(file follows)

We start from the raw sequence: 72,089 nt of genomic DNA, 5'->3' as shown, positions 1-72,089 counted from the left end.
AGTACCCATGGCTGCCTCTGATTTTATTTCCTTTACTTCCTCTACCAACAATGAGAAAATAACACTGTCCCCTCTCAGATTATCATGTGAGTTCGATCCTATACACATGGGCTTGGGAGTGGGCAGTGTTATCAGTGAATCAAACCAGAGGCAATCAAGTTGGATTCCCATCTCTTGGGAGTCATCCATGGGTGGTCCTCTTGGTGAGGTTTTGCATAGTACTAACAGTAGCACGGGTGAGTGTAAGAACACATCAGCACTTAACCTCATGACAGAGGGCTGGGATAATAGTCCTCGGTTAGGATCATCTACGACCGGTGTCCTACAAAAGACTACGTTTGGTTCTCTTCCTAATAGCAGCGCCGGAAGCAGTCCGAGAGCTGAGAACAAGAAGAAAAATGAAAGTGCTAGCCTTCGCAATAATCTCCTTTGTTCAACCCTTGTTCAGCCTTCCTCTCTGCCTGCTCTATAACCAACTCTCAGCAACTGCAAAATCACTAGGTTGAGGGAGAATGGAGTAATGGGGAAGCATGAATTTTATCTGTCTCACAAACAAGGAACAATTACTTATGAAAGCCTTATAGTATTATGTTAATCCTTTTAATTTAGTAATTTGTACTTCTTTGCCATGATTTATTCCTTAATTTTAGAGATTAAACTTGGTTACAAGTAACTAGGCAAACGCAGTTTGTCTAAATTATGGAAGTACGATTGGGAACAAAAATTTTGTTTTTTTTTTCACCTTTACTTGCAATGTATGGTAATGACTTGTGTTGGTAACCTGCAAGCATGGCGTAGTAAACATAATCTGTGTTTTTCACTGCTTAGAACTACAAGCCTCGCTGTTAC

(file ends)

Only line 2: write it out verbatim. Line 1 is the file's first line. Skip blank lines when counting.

AGTACCCATGGCTGCCTCTGATTTTATTTCCTTTACTTCCTCTACCAACAATGAGAAAATAACACTGTCCCCTCTCAGATTATCATGTGAGTTCGATCCTATACACATGGGCTTGGGAGTGGGCAGTGTTATCAGTGAATCAAACCAGAGGCAATCAAGTTGGATTCCCATCTCTTGGGAGTCATCCATGGGTGGTCCTCTTGGTGAGGTTTTGCATAGTACTAACAGTAGCACGGGTGAGTGTAAGAACACATCAGCACTTAACCTCATGACAGAGGGCTGGGATAATAGTCCTCGGTTAGGATCATCTACGACCGGTGTCCTACAAAAGACTACGTTTGGTTCTCTTCCTAATAGCAGCGCCGGAAGCAGTCCGAGAGCTGAGAACAAGAAGAAAAATGAAAGTGCTAGCCTTCGCAATAATCTCCTTTGTTCAACCCTTGTTCAGCCTTCCTCTCTGCCTGCTCTATAACCAACTCTCAGCAACTGCAAAATCACTAGGTTGAGGGAGAATGGAGTAATGGGGAAGCATGAATTTTATCTGTCTCACAAACAAGGAACAATTACTTATGAAAGCCTTATAGTATTATGTTAATCCTTTTAATTTAGTAATTTGTACTTCTTTGCCATGATTTATTCCTTAATTTTAGAGATTAAACTTGGTTACAAGTAACTAGGCAAACGCAGTTTGTCTAAATTATGGAAGTACGATTGGGAACAAAAATTTTGTTTTTTTTTTCACCTTTACTTGCAATGTATGGTAATGACTTGTGTTGGTAACCTGCAAGCATGGCGTAGTAAACATAATCTGTGTTTTTCACTGCTTAGAACTACAAGCCTCGCTGTTAC